"Social Preferences? Google Answers!"

Tobias Regner

We analyse pricing, effort and tipping decisions at the online service ‘Google Answers’. Users set a price for the answer to their question ex ante, and they can additionally tip the researcher who provided the answer ex post. A positive wage-effort relationship is frequently found in laboratory gift-exchange games, yet field evidence for reciprocity in two-stage settings (wage, effort) is mixed. Our field data confirms lab findings for the three-stage design (wage, effort, bonus). Tipping is motivated by reciprocity, but also by reputation concerns among frequent users. Moreover, researchers seem to adjust their effort based on the user’s previous tipping behaviour. An efficient sorting takes place when sufficient tip history is available. In addition, we analyse how tipping is adopted when the behavioural default is not to tip and suggest estimates for reciprocal and selfish (strategic and myopic) user types.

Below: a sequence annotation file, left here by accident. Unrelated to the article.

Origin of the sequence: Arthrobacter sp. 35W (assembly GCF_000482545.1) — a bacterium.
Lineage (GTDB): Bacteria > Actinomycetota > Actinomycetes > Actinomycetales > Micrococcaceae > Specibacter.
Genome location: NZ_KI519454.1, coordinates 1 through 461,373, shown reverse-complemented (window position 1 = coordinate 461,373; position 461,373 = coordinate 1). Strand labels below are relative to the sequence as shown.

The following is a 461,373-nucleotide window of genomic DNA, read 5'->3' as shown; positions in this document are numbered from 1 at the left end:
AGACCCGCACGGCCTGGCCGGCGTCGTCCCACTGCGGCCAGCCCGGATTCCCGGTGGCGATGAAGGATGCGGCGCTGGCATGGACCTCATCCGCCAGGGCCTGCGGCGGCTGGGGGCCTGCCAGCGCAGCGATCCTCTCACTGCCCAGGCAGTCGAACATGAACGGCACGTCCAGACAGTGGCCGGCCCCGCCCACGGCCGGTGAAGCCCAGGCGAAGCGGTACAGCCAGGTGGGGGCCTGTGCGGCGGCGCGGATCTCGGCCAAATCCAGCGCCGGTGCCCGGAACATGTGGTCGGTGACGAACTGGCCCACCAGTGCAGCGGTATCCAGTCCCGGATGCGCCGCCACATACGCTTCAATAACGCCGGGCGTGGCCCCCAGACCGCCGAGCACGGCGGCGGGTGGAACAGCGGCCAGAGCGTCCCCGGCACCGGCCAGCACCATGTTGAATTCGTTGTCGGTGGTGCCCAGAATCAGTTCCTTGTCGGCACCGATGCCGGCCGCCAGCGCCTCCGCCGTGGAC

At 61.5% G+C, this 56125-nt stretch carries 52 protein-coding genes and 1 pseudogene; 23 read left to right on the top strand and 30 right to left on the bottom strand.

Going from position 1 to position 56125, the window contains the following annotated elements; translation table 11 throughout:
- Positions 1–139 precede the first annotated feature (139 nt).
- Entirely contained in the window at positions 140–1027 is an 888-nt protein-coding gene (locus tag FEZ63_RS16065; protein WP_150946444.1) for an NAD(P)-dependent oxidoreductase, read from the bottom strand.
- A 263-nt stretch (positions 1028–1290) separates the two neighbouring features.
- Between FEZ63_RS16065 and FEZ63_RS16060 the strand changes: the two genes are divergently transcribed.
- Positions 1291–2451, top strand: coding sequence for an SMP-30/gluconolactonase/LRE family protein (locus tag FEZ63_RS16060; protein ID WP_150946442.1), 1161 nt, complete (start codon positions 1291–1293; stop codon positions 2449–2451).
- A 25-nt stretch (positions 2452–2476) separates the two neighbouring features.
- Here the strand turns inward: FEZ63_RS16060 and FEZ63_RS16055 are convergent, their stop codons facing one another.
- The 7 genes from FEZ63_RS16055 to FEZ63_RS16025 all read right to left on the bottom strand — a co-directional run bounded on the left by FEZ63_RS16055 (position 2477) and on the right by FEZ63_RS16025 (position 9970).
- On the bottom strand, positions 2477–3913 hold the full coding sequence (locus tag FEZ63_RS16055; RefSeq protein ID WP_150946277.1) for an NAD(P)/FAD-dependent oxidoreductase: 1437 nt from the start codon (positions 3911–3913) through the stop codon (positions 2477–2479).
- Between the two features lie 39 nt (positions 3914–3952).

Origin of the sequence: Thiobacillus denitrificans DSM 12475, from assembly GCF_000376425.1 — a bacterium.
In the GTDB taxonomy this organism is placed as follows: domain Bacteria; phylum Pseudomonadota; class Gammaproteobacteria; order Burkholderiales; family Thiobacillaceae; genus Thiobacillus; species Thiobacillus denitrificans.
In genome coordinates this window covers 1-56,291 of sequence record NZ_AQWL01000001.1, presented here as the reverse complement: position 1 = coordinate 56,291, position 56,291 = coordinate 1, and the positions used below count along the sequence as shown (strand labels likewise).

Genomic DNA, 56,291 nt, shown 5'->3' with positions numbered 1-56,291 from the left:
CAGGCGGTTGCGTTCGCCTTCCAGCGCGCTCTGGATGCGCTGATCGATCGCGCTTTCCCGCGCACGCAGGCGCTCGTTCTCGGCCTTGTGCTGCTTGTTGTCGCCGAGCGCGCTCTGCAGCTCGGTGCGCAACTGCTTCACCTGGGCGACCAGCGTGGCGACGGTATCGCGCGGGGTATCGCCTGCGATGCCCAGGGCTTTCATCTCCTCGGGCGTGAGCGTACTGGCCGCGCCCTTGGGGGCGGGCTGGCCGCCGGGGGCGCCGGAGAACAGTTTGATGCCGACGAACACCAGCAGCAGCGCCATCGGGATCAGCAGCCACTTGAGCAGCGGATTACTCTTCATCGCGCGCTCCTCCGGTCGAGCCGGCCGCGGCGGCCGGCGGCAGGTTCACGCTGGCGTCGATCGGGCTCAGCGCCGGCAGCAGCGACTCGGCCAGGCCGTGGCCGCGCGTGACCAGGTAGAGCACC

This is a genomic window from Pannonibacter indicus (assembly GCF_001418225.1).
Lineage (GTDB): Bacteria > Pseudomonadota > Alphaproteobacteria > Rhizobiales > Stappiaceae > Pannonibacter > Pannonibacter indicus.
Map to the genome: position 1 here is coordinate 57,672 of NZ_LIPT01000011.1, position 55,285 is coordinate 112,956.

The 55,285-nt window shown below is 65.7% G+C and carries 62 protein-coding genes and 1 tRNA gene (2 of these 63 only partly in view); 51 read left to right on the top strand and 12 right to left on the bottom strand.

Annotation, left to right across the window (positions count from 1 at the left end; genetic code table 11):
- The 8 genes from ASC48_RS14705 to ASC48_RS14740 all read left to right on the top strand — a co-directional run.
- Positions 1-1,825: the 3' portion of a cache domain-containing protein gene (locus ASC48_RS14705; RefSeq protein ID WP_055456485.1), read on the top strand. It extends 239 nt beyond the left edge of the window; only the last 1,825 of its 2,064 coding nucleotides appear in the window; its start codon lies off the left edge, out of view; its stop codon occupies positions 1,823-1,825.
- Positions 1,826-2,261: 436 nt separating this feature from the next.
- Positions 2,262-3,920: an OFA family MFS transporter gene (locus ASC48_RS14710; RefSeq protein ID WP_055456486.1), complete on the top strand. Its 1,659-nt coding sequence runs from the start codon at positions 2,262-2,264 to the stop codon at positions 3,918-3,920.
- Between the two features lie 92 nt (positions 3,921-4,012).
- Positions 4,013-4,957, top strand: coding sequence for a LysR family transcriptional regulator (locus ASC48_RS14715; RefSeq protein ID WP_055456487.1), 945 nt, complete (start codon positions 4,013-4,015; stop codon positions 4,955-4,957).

Social Preferences? Google Answers!